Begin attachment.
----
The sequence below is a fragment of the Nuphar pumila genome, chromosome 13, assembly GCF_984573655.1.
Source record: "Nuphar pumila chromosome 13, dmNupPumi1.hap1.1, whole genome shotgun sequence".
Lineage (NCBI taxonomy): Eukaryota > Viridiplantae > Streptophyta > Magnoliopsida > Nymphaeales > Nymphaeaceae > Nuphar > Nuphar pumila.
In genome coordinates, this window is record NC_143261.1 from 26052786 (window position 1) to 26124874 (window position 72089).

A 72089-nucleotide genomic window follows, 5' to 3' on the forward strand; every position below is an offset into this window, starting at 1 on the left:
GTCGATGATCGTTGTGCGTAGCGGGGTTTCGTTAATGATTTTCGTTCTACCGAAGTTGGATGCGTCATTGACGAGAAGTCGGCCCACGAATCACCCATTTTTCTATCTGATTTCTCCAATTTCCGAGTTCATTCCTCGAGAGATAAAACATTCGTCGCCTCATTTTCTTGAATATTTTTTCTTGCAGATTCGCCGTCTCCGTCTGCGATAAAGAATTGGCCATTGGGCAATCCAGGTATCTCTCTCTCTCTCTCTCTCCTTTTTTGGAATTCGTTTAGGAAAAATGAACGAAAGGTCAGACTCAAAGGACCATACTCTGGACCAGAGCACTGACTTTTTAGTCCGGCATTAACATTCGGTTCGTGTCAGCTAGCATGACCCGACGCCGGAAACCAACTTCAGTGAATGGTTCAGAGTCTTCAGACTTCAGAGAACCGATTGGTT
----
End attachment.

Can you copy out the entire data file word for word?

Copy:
The sequence below is a fragment of the Nuphar pumila genome, chromosome 13, assembly GCF_984573655.1.
Source record: "Nuphar pumila chromosome 13, dmNupPumi1.hap1.1, whole genome shotgun sequence".
Lineage (NCBI taxonomy): Eukaryota > Viridiplantae > Streptophyta > Magnoliopsida > Nymphaeales > Nymphaeaceae > Nuphar > Nuphar pumila.
In genome coordinates, this window is record NC_143261.1 from 26052786 (window position 1) to 26124874 (window position 72089).

A 72089-nucleotide genomic window follows, 5' to 3' on the forward strand; every position below is an offset into this window, starting at 1 on the left:
GTCGATGATCGTTGTGCGTAGCGGGGTTTCGTTAATGATTTTCGTTCTACCGAAGTTGGATGCGTCATTGACGAGAAGTCGGCCCACGAATCACCCATTTTTCTATCTGATTTCTCCAATTTCCGAGTTCATTCCTCGAGAGATAAAACATTCGTCGCCTCATTTTCTTGAATATTTTTTCTTGCAGATTCGCCGTCTCCGTCTGCGATAAAGAATTGGCCATTGGGCAATCCAGGTATCTCTCTCTCTCTCTCTCTCCTTTTTTGGAATTCGTTTAGGAAAAATGAACGAAAGGTCAGACTCAAAGGACCATACTCTGGACCAGAGCACTGACTTTTTAGTCCGGCATTAACATTCGGTTCGTGTCAGCTAGCATGACCCGACGCCGGAAACCAACTTCAGTGAATGGTTCAGAGTCTTCAGACTTCAGAGAACCGATTGGTT